I love that an English-speaking artist as iconic as Elvis Costello would want, and give permission, to do [a project] like [Spanish Model]. I think it reflects something we’re all interested in, which is the multiculturalism and syncretism of music. That’s what I find beautiful and interesting about this: The thinking that music is a universal language, that you can codify music in many languages, but you don’t have to restrict it and pick one language for certain regions or countries. It can be global — and Spanish, more than ever, has the potential to be global, to generate a huge audience, to have a huge impact. So, I love this as an artistic and as a linguistic project. And I love it as a statement that says art isn’t this sacred, untouchable thing — and you can give it the space to take on another form and take on new life somewhere else.
I remember when I was growing up, like in the Eighties, I heard a lot of recordings of [English-speaking artists] doing their español version, but they were always forced. They never really felt right. But this version, when you let an artist do their thing and interpret it their way, but still on the track — there’s some magic to that because you get some authenticity in the game. [With “The Beat,”] I just love the recording of it. We were able to hear the tracks at our studio, at Phantom Vox, and we were like little kids in a candy shop, we were like, “Oh my God.” Those are the great treats in life, when you think of folks that are breaking ground, the whole British scene, what Elvis represents. For me, anyway, it was unbelievable. I had such a good time that day. I was a little concerned about trying to find that thing, that authenticity. I remember getting a few calls, like “Did you, do it? Is there something we can listen to?” And I’m like, “I’m gonna do it, I’m on it!” And then of course we did it and I had the best time that day.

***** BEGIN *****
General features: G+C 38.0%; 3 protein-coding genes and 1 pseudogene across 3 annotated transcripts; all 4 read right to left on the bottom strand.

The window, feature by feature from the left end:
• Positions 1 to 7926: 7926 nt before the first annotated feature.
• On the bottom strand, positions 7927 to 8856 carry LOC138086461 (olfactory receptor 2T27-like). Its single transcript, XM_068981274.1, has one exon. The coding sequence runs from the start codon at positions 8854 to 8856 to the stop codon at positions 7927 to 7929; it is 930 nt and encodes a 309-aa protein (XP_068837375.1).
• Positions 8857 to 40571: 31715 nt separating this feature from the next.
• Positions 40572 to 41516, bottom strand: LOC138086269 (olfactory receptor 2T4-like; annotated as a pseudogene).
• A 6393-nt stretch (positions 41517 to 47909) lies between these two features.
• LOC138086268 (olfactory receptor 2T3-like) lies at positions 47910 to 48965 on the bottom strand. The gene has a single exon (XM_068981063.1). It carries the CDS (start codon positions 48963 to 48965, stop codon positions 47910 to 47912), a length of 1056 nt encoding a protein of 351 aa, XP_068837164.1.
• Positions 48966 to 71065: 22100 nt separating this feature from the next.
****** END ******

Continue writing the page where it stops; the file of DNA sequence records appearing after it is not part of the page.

When I get into something, I do it at the moment. I have no planning skills. I’m terrible at planning, even for my own stuff. Maybe to my detriment at times, I’m an emotional guy. I only go to the studio because I’m feeling it, whereas I have buddies who are prolific writers, who are at the desk, writing away, playing away, thinking a lot. I don’t do that, I don’t know how to do that. I’ve tried to do that, I suck at that. But I’m great at going at the cuff. When it comes to the Elvis thing, it was like, “Okay, this is the day,” and I jumped in and worked on it then and there. And I think it came out all right. I’m pretty pleased with it. I was dancing that day, and to me, if I can dance, I’m in a good place. He has that thing where he says [in “The Beat”], “Nothing here has changed, just the beat.” That’s life for you, right?